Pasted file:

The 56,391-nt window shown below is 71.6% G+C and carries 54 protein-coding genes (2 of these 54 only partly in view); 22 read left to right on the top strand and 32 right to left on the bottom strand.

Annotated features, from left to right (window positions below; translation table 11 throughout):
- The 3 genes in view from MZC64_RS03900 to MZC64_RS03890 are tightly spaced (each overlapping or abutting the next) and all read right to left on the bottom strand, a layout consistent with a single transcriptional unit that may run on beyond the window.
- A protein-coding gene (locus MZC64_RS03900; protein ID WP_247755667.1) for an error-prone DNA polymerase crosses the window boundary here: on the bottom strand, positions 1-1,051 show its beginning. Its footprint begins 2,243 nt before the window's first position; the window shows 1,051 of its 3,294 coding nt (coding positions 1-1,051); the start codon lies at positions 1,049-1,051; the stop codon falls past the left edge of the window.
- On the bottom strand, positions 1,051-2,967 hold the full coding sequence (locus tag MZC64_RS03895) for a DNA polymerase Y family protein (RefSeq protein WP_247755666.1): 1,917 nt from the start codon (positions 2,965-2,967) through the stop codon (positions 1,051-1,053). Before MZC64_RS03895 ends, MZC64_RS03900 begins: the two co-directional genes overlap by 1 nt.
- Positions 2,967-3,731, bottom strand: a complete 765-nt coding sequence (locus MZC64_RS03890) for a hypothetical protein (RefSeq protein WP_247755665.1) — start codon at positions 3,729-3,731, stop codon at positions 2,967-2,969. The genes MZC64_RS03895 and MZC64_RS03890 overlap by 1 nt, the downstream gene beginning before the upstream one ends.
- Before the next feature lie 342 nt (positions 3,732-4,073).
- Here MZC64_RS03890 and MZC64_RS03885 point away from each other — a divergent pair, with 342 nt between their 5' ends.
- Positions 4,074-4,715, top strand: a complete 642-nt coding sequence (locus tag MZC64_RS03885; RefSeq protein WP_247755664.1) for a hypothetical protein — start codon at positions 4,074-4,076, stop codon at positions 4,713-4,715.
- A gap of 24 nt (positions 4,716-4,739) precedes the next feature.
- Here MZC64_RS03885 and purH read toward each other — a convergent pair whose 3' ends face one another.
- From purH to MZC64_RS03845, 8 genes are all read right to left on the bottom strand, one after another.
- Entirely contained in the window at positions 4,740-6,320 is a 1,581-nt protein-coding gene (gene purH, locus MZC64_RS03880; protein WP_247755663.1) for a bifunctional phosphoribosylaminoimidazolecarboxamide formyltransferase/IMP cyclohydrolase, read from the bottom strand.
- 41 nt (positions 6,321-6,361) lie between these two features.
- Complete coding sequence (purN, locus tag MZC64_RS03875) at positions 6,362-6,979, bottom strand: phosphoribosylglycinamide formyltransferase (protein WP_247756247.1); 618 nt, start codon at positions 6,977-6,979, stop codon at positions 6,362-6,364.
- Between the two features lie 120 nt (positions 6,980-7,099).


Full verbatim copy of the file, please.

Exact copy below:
The 56,391-nt window shown below is 71.6% G+C and carries 54 protein-coding genes (2 of these 54 only partly in view); 22 read left to right on the top strand and 32 right to left on the bottom strand.

Annotated features, from left to right (window positions below; translation table 11 throughout):
- The 3 genes in view from MZC64_RS03900 to MZC64_RS03890 are tightly spaced (each overlapping or abutting the next) and all read right to left on the bottom strand, a layout consistent with a single transcriptional unit that may run on beyond the window.
- A protein-coding gene (locus MZC64_RS03900; protein ID WP_247755667.1) for an error-prone DNA polymerase crosses the window boundary here: on the bottom strand, positions 1-1,051 show its beginning. Its footprint begins 2,243 nt before the window's first position; the window shows 1,051 of its 3,294 coding nt (coding positions 1-1,051); the start codon lies at positions 1,049-1,051; the stop codon falls past the left edge of the window.
- On the bottom strand, positions 1,051-2,967 hold the full coding sequence (locus tag MZC64_RS03895) for a DNA polymerase Y family protein (RefSeq protein WP_247755666.1): 1,917 nt from the start codon (positions 2,965-2,967) through the stop codon (positions 1,051-1,053). Before MZC64_RS03895 ends, MZC64_RS03900 begins: the two co-directional genes overlap by 1 nt.
- Positions 2,967-3,731, bottom strand: a complete 765-nt coding sequence (locus MZC64_RS03890) for a hypothetical protein (RefSeq protein WP_247755665.1) — start codon at positions 3,729-3,731, stop codon at positions 2,967-2,969. The genes MZC64_RS03895 and MZC64_RS03890 overlap by 1 nt, the downstream gene beginning before the upstream one ends.
- Before the next feature lie 342 nt (positions 3,732-4,073).
- Here MZC64_RS03890 and MZC64_RS03885 point away from each other — a divergent pair, with 342 nt between their 5' ends.
- Positions 4,074-4,715, top strand: a complete 642-nt coding sequence (locus tag MZC64_RS03885; RefSeq protein WP_247755664.1) for a hypothetical protein — start codon at positions 4,074-4,076, stop codon at positions 4,713-4,715.
- A gap of 24 nt (positions 4,716-4,739) precedes the next feature.
- Here MZC64_RS03885 and purH read toward each other — a convergent pair whose 3' ends face one another.
- From purH to MZC64_RS03845, 8 genes are all read right to left on the bottom strand, one after another.
- Entirely contained in the window at positions 4,740-6,320 is a 1,581-nt protein-coding gene (gene purH, locus MZC64_RS03880; protein WP_247755663.1) for a bifunctional phosphoribosylaminoimidazolecarboxamide formyltransferase/IMP cyclohydrolase, read from the bottom strand.
- 41 nt (positions 6,321-6,361) lie between these two features.
- Complete coding sequence (purN, locus tag MZC64_RS03875) at positions 6,362-6,979, bottom strand: phosphoribosylglycinamide formyltransferase (protein WP_247756247.1); 618 nt, start codon at positions 6,977-6,979, stop codon at positions 6,362-6,364.
- Between the two features lie 120 nt (positions 6,980-7,099).